Hurricane Dean

Hurricane Dean

Dean may have been the first Atlantic hurricane of the 2007 season, but days after first forming, it was also classified among the strongest hurricanes recorded. Dean became a Category 5 hurricane before coming ashore on Mexico’s Yucatan Peninsula on August 21. Dean began as a wave-like disturbance in the cloud bands off South America, which gathered together to form a storm system on August 13. Fueled by the deep warm waters of the Caribbean, Dean quickly grew into a major hurricane, reaching its peak just before coming ashore. As it traveled across the Caribbean, the storm also caused great damage to Jamaica, Grand Cayman Island, and other Caribbean islands.

This data visualization of the hurricane shows observations from the QuikSCAT satellite on August 20, 2007, at 5:31 p.m. local time (23:31 UTC). At this time, Dean was in the Gulf of Mexico between Cuba, Jamaica, and the Central American peninsula heading towards the Yucatan Peninsula. Peak winds were around 250 kilometers per hour (155 miles per hour; 135 knots) at this time, according to Unisys Weather’s Hurricane information page. With these wind speeds, Dean just reached Category 5 status. The image depicts wind speed in color and wind direction with small barbs. The highest wind speeds, shown in purple, surround the center of the storm. The strongest winds on the north side of the eyewall are depicted in pink. Areas of heavy rain, shown with white barbs, correspond with stronger winds.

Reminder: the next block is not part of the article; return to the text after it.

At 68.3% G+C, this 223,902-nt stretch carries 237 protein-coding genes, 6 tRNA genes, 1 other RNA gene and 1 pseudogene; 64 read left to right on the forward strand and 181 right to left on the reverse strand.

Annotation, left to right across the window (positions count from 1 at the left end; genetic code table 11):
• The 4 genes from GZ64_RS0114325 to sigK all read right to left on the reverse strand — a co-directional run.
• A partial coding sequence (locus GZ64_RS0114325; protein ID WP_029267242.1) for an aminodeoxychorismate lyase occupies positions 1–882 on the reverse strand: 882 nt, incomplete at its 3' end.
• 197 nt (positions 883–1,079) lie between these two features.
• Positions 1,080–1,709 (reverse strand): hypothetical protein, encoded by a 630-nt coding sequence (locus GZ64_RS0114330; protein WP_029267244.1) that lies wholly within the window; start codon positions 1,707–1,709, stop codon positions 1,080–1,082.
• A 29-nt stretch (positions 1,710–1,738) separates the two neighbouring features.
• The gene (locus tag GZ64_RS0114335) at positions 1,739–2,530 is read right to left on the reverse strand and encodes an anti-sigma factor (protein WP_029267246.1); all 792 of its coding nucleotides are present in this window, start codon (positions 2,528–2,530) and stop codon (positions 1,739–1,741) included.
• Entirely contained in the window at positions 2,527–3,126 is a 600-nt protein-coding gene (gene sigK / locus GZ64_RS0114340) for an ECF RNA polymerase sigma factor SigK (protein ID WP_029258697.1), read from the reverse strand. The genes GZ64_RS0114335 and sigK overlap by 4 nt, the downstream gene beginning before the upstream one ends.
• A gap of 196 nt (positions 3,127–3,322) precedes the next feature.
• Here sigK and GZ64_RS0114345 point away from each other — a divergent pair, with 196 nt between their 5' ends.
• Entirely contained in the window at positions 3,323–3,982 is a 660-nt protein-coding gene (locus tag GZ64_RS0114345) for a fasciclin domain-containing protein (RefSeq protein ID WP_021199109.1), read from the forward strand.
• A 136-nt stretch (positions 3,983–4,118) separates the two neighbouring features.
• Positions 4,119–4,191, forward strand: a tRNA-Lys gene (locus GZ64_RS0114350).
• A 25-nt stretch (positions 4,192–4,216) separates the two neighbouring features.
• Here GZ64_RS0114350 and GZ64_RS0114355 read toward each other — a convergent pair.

QuikSCAT measurements of the wind strength of Dean and other tropical cyclones can be slower than actual wind speeds. QuikSCAT’s scatterometer sends pulses of microwave energy through the atmosphere to the ocean surface and measures the energy that bounces back from the wind-roughened surface. The energy of the microwave pulses changes depending on wind speed and direction.

To relate the radar signal to actual wind speed, scientists compare measurements taken from buoys and other ground stations to data the satellite acquired at the same time and place. Because the high wind speeds generated by cyclones are rare, scientists do not have corresponding ground information to know how to translate data from the satellite for wind speeds above 50 knots (about 93 km/hr or 58 mph).

Also, the unusually heavy rain found in a cyclone distorts the microwave pulses in a number of ways, making a conversion to exact wind speed difficult. Instead, the scatterometer provides a nice picture of the relative wind speeds within the storm and shows wind direction.

NASA image courtesy of David Long, Brigham Young University, on the QuikSCAT Science Team, and the Jet Propulsion Laboratory.